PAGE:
Cauliflower is a cool-season crop in the cole family (Brassica oleracea), which includes broccoli, Brussels sprouts, cauliflower, collards, kale, and kohlrabi. However, it is more temperamental than its relatives. The trick to growing cauliflower is consistently cool temperatures, which is why almost three fourths of commercial cauliflower is grown in the coastal valleys of California. However, you can try growing it at home no matter where you live, but timing is important to catch the temperature just right. It also needs rich soil and a steady supply of water and nutrients.
Cauliflower likes temperatures in the 60s. In young cauliflower plants there is a fine balance between leaf and head growth. Any stress tips the balance toward premature heading, or “buttoning,” when the plant makes tiny button-sized heads. This can happen when it’s too hot or too cold. This also happens if plants sit in packs too long, or are stunted by drought or poor soil.
In the Garden
Cauliflower is best started from transplants for both spring and fall crops. Do not transplant sooner than 2 to 3 weeks before the average frost-free date in the spring. Cauliflower is more sensitive to the cold than its cabbage-family relatives. It is important to start cauliflower early enough that it matures before the heat of the summer but not so early that it is injured by the cold. In some seasons, that compromise may be almost impossible to achieve. Transplant autumn cauliflower about the same time as fall cabbage. Use starter fertilizer when transplanting. Start the transplants so that they grow actively until transplanting and never cease growth. Always use young, active transplants. Never buy stunted plants started in flats and held too long before transplanting; results with inferior plants are almost always disappointing.
Space plants 18 to 24 inches apart in the row. Use the wider spacing for fall plantings.
Cauliflower plants should be kept growing vigorously from the seedling stage through harvest. Any interruption (extreme cold, heat, drought or plant damage) can abort development of the edible portion. Large plants that never develop a head are extremely disappointing. Cauliflower must have a consistent and ample supply of soil moisture. Side-dress nitrogen fertilizer when the plants are half grown.
When the head begins to form (shows 2 to 3 inches of white curd at the growing point), it is ready to blanch. Tie the outer leaves together over the center of the plant to protect the had from sunburn and to keep it from turning green and developing an off-flavor. The variety Self-Blanche is named for its natural tendency to curl its leaves over its head. Several other varieties possess this trait, especially when maturing in the fall. Under cool conditions, these varieties blanch very well and tying is unnecessary.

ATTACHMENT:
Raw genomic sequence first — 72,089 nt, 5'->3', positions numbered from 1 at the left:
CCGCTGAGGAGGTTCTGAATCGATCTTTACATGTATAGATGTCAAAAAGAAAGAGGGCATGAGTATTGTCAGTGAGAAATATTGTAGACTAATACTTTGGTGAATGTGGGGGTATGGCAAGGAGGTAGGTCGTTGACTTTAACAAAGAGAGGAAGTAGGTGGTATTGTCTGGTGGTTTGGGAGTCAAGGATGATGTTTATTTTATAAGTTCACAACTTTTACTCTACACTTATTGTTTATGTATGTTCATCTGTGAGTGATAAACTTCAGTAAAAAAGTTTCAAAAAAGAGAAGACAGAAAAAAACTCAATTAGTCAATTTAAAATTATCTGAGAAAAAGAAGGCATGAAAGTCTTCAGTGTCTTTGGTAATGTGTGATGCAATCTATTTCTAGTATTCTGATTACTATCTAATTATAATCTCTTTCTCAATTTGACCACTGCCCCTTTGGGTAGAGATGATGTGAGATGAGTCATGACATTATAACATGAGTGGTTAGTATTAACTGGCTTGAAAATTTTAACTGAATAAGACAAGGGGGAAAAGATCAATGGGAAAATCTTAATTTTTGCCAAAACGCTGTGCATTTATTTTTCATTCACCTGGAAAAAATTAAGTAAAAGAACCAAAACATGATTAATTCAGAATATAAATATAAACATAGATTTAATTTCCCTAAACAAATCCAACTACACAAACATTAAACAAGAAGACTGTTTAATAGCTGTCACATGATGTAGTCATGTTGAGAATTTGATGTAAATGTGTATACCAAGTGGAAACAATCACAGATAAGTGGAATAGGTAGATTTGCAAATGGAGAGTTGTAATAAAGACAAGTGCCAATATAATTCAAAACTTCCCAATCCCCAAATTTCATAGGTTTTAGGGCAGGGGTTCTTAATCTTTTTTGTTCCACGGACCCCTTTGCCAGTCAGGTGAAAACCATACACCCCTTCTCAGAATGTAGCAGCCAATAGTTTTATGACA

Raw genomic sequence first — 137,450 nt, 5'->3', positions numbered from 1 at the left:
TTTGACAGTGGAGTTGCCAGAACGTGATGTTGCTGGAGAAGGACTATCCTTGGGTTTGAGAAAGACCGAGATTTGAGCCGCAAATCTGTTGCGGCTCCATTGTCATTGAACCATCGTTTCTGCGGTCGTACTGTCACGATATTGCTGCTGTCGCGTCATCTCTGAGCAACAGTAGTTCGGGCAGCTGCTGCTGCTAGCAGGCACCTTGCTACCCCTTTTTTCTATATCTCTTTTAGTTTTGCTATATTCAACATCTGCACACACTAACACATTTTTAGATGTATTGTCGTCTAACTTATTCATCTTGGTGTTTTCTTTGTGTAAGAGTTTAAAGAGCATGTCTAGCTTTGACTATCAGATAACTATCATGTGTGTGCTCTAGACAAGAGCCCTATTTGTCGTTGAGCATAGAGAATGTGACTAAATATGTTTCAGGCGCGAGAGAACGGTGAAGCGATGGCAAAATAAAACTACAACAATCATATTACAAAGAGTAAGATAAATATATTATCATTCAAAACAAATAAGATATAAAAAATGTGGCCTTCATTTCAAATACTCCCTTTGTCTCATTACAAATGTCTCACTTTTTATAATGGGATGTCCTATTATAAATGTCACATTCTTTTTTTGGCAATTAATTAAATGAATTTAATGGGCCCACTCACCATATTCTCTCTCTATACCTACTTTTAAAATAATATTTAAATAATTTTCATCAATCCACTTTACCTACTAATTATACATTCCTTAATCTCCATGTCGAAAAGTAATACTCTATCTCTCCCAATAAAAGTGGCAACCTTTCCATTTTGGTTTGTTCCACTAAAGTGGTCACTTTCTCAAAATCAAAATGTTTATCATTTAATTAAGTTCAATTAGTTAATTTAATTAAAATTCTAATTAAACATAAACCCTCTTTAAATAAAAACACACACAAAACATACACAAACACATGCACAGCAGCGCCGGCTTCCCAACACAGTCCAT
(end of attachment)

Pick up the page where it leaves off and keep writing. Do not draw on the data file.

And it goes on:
The cauliflower head’s curd develops rapidly under proper growing conditions. It grows 6 to 8 inches in diameter and is ready to harvest within 7 to 12 days after blanching begins. The mature heads should be compact, firm and white. Harvest the heads by cutting the main stem. Leave a few green outer leaves attached to protect the heads. Cut the heads before they become overmature and develop a coarse, “ricey” appearance. Once individual florets can be seen, quality deteriorates rapidly. Because cauliflower does not ordinarily develop side shoots, plants may be disposed of or composted after heads are harvested.
In the Kitchen
Cut off the surrounding leaves (if they’re fresh, they can be cooked, too). For large cauliflowers, cut off individual florets from the central stem and cut again if necessary. You should end up with florets of a comparable size, so that they all cook at the same pace. Then wash. Smaller, baby cauliflowers can be cooked whole. In perforated bag in a cool dark place, or the fridge. It will keep for several days.
The florets are great used raw in a salad or as part of a crudité selection served with dips. Cooked cauliflower florets keep their shape best when steamed (5-10 minutes) – remember to place them upright in the steamer. It can also be boiled (takes 5-10 minutes for florets; around 10 minutes for a whole cauliflower). For both cooking methods, test regularly with the tip of a knife to make sure they don’t overcook.
Some favourite cauliflower recipes:
- Cauliflower au gratin
- Cauliflower in batter
- Cauliflower salad